Christ appointed His ministers to do a job and provide the services of Pure Religion through charitable practices, freely giving what was freely received like the Levites who were the Church in the Wilderness. They were public servants of a free government of, for, and by the virtue of the people and the ministries of His Church. Providing welfare through the state where men may call themselves benefactors creates a social compact with a corporate body that exercises authority which makes the word of God to none effect and snares the people as surety for debt. They gave up personal wealth being "called out" and relied upon charity. They were not mendicant which would be contrary to the early Church. They were to be in one accord, One Body, as the true Church. 1000 years later in the days of Lady Godiva the Church would look to the Benefactors who exercise authority and the Fathers of the earth becoming entangled in the elements of the world. It is time to repent!


But later like the Levites who came out with little or nothing of their national right to the estate of the the Walled_camp of the Golden_calf they were allowed a purse.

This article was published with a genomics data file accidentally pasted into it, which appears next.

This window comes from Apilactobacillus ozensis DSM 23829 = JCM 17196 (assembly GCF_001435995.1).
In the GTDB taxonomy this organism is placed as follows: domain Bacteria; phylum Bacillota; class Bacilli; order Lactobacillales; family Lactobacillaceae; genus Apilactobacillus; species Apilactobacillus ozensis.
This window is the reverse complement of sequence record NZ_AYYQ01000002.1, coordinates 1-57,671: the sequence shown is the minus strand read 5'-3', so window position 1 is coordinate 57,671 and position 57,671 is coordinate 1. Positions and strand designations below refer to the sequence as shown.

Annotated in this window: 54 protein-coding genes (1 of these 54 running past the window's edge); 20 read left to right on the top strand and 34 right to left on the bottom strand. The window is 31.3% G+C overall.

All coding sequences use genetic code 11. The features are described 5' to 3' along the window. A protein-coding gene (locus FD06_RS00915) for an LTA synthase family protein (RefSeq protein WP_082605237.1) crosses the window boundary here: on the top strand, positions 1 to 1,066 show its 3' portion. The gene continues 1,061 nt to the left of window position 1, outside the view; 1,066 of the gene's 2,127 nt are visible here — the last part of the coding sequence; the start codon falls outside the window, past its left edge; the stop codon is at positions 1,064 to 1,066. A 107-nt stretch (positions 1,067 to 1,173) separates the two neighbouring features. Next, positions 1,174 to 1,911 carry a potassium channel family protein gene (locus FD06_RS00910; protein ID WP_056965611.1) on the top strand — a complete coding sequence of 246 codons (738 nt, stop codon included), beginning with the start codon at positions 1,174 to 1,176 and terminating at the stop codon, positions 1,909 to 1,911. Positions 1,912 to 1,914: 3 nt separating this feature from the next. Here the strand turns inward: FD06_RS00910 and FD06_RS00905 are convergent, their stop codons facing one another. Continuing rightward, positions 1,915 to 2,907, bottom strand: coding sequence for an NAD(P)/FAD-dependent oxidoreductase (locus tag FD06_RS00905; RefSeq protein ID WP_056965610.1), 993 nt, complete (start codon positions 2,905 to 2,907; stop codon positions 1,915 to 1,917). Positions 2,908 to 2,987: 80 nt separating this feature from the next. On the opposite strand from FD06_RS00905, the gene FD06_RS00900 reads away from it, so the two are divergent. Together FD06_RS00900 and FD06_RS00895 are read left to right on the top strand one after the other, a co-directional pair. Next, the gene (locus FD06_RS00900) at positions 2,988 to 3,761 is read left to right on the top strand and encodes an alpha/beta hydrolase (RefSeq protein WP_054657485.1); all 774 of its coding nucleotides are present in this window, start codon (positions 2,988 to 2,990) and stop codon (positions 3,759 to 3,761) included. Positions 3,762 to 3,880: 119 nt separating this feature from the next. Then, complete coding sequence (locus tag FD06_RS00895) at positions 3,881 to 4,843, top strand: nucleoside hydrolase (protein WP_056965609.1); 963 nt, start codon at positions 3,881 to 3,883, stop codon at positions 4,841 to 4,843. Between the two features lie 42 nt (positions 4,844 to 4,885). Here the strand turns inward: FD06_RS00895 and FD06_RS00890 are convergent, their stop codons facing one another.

• Luke 22:36 Then said he unto them, But now, he that hath a purse, let him take [it], and likewise [his] scrip: and he that hath no sword, let him sell his garment, and buy one.

So while all ministers may experience a certain training time with little or no purse God knows that ministers must also care for their families. The early Church ministers were almost always married and even appear as husband and wife teams. This is The Way of God.

The ministers of God were not meant to be like some of the mendicant monks of the middle ages which evolved into little more than religious beggars like the ascetic sadhus of India. They wear their poverty as a badge of righteousness taking pride in their beggar status. Their poverty becomes their treasure and the purse of their true heart.

The mendicant or Sadhu ideology makes the priests of society a burden to society. It provides no daily ministration, no alternative to the Corban of the Pharisees which makes the word of God to none effect, although it may provide a feeling of self-righteousness for the practitioner. Better to preach the kingdom of God and His righteousness.